After an incubation period of 5-10 days, the onset of the disease is sudden and is marked by fever, chills, headache, and myalgia. Around the fifth day after the onset of symptoms, a maculopapular rash, most prominent on the trunk (chest, back, stomach), may occur. Nausea, vomiting, chest pain, a sore throat, abdominal pain, and diarrhea then may appear. Symptoms become increasingly severe and may include jaundice, inflammation of the pancreas, severe weight loss, delirium, shock, liver failure, massive hemorrhaging, and multi-organ dysfunction.

Because many of the signs and symptoms of Marburg hemorrhagic fever are similar to those of other infectious diseases, such as malaria or typhoid fever, diagnosis of the disease can be difficult, especially if only a single case is involved. Laboratory tests including antigen-capture enzyme-linked immunosorbent assay (ELISA) testing, IgM-capture ELISA, polymerase chain reaction (PCR), and virus isolation, can be used to confirm a case of Marburg hemorrhagic fever within a few days of the onset of symptoms. The disease is also readily diagnosed by immunohistochemistry, virus isolation, or PCR of blood or tissue specimens from deceased patients.

Recovery from Marburg hemorrhagic fever may be prolonged and accompanied by prolonged hepatitis and transverse myelitis. Other possible complications include inflammation of the testis, spinal cord, eye, and parotid gland. The case-fatality rate for Marburg hemorrhagic fever is between 23-25%.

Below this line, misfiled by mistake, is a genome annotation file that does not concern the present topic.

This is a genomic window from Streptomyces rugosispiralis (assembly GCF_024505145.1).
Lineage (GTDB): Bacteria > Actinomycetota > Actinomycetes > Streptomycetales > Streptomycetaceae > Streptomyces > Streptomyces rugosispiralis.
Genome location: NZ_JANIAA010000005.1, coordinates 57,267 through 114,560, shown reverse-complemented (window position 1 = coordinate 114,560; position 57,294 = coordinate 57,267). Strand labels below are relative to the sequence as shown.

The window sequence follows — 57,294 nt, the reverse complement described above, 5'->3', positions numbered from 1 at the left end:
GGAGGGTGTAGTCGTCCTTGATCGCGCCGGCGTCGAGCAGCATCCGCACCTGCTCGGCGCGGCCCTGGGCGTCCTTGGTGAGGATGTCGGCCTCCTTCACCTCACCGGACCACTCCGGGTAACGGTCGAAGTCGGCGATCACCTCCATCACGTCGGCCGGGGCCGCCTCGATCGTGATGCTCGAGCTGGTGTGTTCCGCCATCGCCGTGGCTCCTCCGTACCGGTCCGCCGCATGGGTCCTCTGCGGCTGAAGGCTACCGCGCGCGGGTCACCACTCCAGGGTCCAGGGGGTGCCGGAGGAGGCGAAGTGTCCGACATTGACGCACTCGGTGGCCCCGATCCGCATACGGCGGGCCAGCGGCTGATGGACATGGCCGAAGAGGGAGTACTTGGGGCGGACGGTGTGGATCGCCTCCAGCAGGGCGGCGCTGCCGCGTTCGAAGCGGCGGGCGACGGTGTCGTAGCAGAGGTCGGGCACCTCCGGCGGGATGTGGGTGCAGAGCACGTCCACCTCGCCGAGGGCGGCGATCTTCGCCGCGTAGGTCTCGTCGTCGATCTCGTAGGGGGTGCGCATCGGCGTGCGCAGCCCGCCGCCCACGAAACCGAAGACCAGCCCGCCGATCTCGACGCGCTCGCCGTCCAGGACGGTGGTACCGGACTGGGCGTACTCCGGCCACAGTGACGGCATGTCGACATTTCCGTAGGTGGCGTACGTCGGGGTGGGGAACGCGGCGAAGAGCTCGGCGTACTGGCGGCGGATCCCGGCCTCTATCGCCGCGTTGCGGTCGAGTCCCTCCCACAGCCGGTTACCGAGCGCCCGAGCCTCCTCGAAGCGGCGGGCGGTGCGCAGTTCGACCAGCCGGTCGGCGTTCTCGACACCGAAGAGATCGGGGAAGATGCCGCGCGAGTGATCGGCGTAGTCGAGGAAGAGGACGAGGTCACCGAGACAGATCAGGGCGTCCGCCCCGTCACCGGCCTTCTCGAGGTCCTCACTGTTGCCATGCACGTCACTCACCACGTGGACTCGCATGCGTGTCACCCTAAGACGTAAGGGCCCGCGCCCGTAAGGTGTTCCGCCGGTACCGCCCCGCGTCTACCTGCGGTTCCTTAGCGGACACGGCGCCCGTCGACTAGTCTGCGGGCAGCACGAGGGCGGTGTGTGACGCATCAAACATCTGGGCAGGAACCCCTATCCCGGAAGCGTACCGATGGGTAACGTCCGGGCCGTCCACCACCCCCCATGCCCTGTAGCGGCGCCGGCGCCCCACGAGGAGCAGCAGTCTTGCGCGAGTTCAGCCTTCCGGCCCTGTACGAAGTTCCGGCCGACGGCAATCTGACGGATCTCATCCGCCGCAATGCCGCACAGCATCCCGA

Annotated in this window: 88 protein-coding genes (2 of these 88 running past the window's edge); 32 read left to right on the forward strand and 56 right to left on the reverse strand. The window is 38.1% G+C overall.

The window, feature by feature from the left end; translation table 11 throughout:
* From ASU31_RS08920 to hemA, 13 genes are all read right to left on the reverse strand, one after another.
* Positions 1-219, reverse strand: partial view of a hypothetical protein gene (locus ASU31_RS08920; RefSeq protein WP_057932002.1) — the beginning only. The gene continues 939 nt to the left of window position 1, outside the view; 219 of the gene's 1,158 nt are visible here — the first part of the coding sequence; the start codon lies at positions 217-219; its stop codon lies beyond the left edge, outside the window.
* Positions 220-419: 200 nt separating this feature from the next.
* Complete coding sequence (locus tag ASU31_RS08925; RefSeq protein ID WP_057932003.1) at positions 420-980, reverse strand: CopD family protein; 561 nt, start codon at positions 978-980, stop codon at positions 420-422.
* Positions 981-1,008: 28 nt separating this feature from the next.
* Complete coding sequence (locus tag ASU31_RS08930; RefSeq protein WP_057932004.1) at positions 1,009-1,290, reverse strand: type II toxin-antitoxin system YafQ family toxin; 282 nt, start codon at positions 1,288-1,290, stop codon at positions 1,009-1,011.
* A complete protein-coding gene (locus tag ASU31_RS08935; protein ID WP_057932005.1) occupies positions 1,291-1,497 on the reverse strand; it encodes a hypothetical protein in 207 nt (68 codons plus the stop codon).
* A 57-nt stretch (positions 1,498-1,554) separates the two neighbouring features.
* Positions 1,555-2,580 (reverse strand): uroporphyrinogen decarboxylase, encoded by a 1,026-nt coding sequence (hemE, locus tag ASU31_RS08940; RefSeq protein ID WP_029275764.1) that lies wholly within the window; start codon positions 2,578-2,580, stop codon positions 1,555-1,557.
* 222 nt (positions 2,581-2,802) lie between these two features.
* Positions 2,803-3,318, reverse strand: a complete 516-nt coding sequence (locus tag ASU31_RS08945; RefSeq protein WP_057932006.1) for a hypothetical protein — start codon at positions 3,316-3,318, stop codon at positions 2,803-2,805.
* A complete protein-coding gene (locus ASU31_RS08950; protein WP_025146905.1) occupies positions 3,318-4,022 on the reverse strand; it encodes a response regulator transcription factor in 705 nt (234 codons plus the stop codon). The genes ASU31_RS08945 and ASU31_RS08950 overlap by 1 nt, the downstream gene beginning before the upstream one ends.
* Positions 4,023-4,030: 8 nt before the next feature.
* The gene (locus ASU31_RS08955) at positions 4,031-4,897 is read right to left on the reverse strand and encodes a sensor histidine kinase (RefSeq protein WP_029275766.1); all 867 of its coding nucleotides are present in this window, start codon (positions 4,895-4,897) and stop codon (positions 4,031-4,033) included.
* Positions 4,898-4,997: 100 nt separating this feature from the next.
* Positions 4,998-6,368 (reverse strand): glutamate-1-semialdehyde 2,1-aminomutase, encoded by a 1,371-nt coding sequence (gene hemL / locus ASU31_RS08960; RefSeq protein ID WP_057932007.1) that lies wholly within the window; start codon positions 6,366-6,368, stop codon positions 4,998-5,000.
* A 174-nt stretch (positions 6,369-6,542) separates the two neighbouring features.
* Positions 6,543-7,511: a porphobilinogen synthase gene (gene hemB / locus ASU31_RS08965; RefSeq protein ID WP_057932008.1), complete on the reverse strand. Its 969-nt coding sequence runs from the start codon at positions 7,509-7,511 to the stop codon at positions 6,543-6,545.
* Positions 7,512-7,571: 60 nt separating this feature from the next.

Specific treatment for this disease is unknown. However, supportive hospital therapy includes balancing the patient's fluids and electrolytes, maintaining their oxygen status and blood pressure, replacing lost blood and clotting factors and treating them for any complicating infections. Sometimes treatment also has used transfusion of fresh-frozen plasma and other preparations to replace the blood proteins important in clotting.

People who have close contact with a human or non-human primate infected with the virus are at risk. Such persons include laboratory or quarantine facility workers who handle non-human primates that have been associated with the disease. In addition, hospital staff and family members who care for patients with the disease are at risk if they do not use proper barrier nursing techniques. These precautions include wearing protective gowns, gloves, and masks; placing the infected individual in strict isolation; and sterilization or proper disposal of needles, equipment, and patient excretions.

Bioterrorism -- There has been concern about Marburg virus as a possible weapon for bioterrorism. However, the General Accounting Office, the investigative arm of the US Congress, in a 1999 report considered Marburg virus to be an "unlikely" biologic threat for terrorism, because the virus is very difficult to obtain and process, unsafe to handle, and relatively unstable.